Booth finds a blind and senile George, lost in a drugged stupor and would leave except once back at his car, he sees that Steve Grogan has slashed the front tire on the driver’s side and beats him before forcing him to change the tire. Fromme sends for Tex, but Tex Watson returns too late. Booth is already driving away.
It helps to know that the real Grogan was, in 1969, only 18. He was on 10 August 1969, sent to kill actor Saladin Nader (with Susan Atkins and Linda Kasabian), but the plan was aborted when they went to the wrong place. Grogan did help Manson, Watson and Bruce M. Davis kill Spahn Ranch hand Donald “Shorty” Shea. Grogan helped the police find Shea’s body. He was paroled in 1985.
Pussycat is based on Manson Family member Kathryn “Kitty” Lutesinger. Lutesinger would at times cooperate with the police authorities but was also one of the women arrested when the police raided Spahn Ranch and one of Manson Family to carve an “X” on her forehead in protest. She would eventually find her way toward a normal and respectable life, working in the LAUSD.
Fromme would be sentenced to life imprisonment for her attempt to assassinate US President Gerald Ford in 1975, but was released in 2009 after she had served 34 years. She was suspected in the 1972 murders of James and Lauren Willett, but released due to lack of evidence.
Charles “Tex” Watson was convicted of the 9 August 1969 murders of Sharon Tate, hairdresser Jay Sebring, writer Wojciech Frykowski, and Folger’s coffee heiress Abigail Folger at Cielo Drive, and the murders of Leno and Rosemary LaBianca in Los Feliz. At the time of the murders, Watson was a few months away from turning 24.
In Tarantino’s movie, knowing what these women and men will do on 9-10 August 1969 conjures an ominous cloud over Spahn Ranch and its denizens. The slashed tire clearly makes this commune anti-social as does the portrayal of the controlling Squeaky Fromme.
In the easy breezy world of the on-the-rise stars, Tate goes solo in Westwood to see “The Wrecking Crew” alone, using her face to get in for free in a moment of self-love. Doffing her flat-heeled white go-go boots, we see her dirty bare feet resting on the chairs in front of her as she watches herself on the screen in a comically compromising position with Martin and later getting to put her feet in the face of Nancy Kwan.
While Booth is fixing TV antennas and discovering the dilapidated state of Spahn Ranch, Dalton reading a depressing Western novel while a much younger actor, Trudi (Julia Butters), is seriously into her method acting. Flustered by forgetting his lines, Dalton has a tantrum/ego meltdown in the relative privacy of his trailer, but comes back with a good performance that impresses Trudi.
Schwarzs offers Dalton spaghetti Westerns in Rome and a reluctant Dalton agrees, spending six months in Italy with Booth. Booth comes back wearing hard fine leather shoes and a white jeans jacket and pants. Dalton comes back in fine shoes and married to an Italian woman with big hair, Francesca Cappucci (Lorenza Izzo).
With a wife to support, Dalton realizes he can’t continue life with his BFF. He and Booth go on a last night on the town–the very night that historically, the Manson Family will visit Sharon Tate.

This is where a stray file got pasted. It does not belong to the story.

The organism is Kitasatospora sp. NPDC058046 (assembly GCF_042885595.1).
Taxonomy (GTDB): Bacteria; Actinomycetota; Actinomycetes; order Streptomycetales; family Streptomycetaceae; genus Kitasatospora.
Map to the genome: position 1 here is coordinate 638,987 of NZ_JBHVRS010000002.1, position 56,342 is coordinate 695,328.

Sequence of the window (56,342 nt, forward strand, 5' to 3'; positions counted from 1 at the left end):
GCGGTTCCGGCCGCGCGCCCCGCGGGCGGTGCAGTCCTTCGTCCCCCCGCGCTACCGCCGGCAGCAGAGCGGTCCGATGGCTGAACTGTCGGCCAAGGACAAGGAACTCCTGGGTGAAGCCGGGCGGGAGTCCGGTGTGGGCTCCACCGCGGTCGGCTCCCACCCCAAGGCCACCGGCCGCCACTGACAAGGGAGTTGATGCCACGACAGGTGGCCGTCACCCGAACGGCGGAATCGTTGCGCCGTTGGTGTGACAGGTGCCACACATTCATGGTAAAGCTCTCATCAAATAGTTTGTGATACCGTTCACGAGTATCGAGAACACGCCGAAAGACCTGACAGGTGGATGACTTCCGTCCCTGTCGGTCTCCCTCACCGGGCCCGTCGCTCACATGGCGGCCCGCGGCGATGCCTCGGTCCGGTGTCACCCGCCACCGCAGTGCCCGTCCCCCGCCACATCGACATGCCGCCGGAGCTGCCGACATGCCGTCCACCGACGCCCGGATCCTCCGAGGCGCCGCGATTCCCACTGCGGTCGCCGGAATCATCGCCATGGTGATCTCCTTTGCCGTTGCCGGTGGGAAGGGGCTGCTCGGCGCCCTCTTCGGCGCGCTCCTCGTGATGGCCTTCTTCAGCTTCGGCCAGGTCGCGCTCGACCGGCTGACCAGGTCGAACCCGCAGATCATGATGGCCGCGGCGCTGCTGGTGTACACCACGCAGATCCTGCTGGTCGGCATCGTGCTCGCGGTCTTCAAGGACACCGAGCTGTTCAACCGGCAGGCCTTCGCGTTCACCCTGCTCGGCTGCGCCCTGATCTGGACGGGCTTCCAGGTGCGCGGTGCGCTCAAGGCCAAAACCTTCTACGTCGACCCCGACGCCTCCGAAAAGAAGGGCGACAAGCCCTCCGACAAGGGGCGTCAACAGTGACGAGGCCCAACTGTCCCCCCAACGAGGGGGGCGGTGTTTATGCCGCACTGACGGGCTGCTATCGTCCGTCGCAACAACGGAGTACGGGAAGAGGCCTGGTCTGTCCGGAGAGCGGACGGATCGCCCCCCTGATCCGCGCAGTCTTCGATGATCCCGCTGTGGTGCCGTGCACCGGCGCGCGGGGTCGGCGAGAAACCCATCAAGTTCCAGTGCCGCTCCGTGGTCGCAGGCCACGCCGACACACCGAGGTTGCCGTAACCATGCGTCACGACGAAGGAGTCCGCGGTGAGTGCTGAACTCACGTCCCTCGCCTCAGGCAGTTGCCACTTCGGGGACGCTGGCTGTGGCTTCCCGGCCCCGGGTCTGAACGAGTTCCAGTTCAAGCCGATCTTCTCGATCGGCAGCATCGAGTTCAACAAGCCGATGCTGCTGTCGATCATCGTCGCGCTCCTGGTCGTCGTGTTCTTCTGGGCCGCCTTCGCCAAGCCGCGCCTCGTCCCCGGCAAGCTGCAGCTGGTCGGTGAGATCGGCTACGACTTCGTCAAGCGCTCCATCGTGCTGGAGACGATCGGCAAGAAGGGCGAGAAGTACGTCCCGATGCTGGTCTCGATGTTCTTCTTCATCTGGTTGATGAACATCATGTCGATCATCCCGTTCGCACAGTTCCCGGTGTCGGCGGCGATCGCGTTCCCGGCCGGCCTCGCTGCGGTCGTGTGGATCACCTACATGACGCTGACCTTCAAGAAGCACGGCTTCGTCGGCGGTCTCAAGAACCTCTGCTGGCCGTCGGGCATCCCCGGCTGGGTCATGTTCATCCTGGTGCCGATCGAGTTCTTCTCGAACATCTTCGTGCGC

Along the way to the final violent scenes, there’s some serious name-dropping. I picked up on the first view: Frank Sinatra-Raquel Welch vehicle “Lady in Cement” (1968), Robert Goulet (1933-2007) singing “MacArthur Park,” Mike Connors (1925-2017) in “Mannix” (CBS, 1967-1975), Audie Murphy (1925-1971), ABC’s “Land of the Giants” (1968-1970), NBC’s “Man from UNCLE” (1964-1968), “Girl from UNCLE” (1967-1968), and ABC’s “Combat!” (1962-1967).
I won’t spoil the ending for you. Dalton will likely die of lung cancer as this alternative reality’s Marlboro Man, but we don’t know how he will actually die or how his marriage will fare. If the shoes were a hint, then Booth might have grown up and might, like the man he was modeled after, Hal Needham, go on to direct Dalton in something like “Smokey and the Bandit.” Burt Reynolds, who had been friends with Needham, his stunt double, had been scheduled to play George Spahn, but died before filming began. Reynolds would have certainly added to the name-dropping nostalgia.
The leads of “Lancer” have both died. James Stacy in 2016. Wayne Maunder, just last year (11 November 2018). Their screen father, Andrew Duggan, died in 1988). Before “Lancer,” Maunder has starred in ABC’s “Custer,” but was defeated by NBC’s “The Virginian.” In “Once Upon a Time…in Hollywood,” the fringed buckskin jacket that Dalton wears in “Lancer,” was supposedly originally from “Custer” and is dyed dark. Likewise, the movie shows James Stacy leaving the studio lot on a motorcycle.
The hidden heartache is that James Stacy would be in an accident in 1973–hit by a drunk driver. He would lose his left arm and leg. The woman who was riding with him on the motorcycle died. Stacy’s ex-wife, Connie Stevens, would host a fundraiser and Kirk Douglas would have a role specially written for Stacy. Stacy would also win a lawsuit against the bar that served the drunk driver.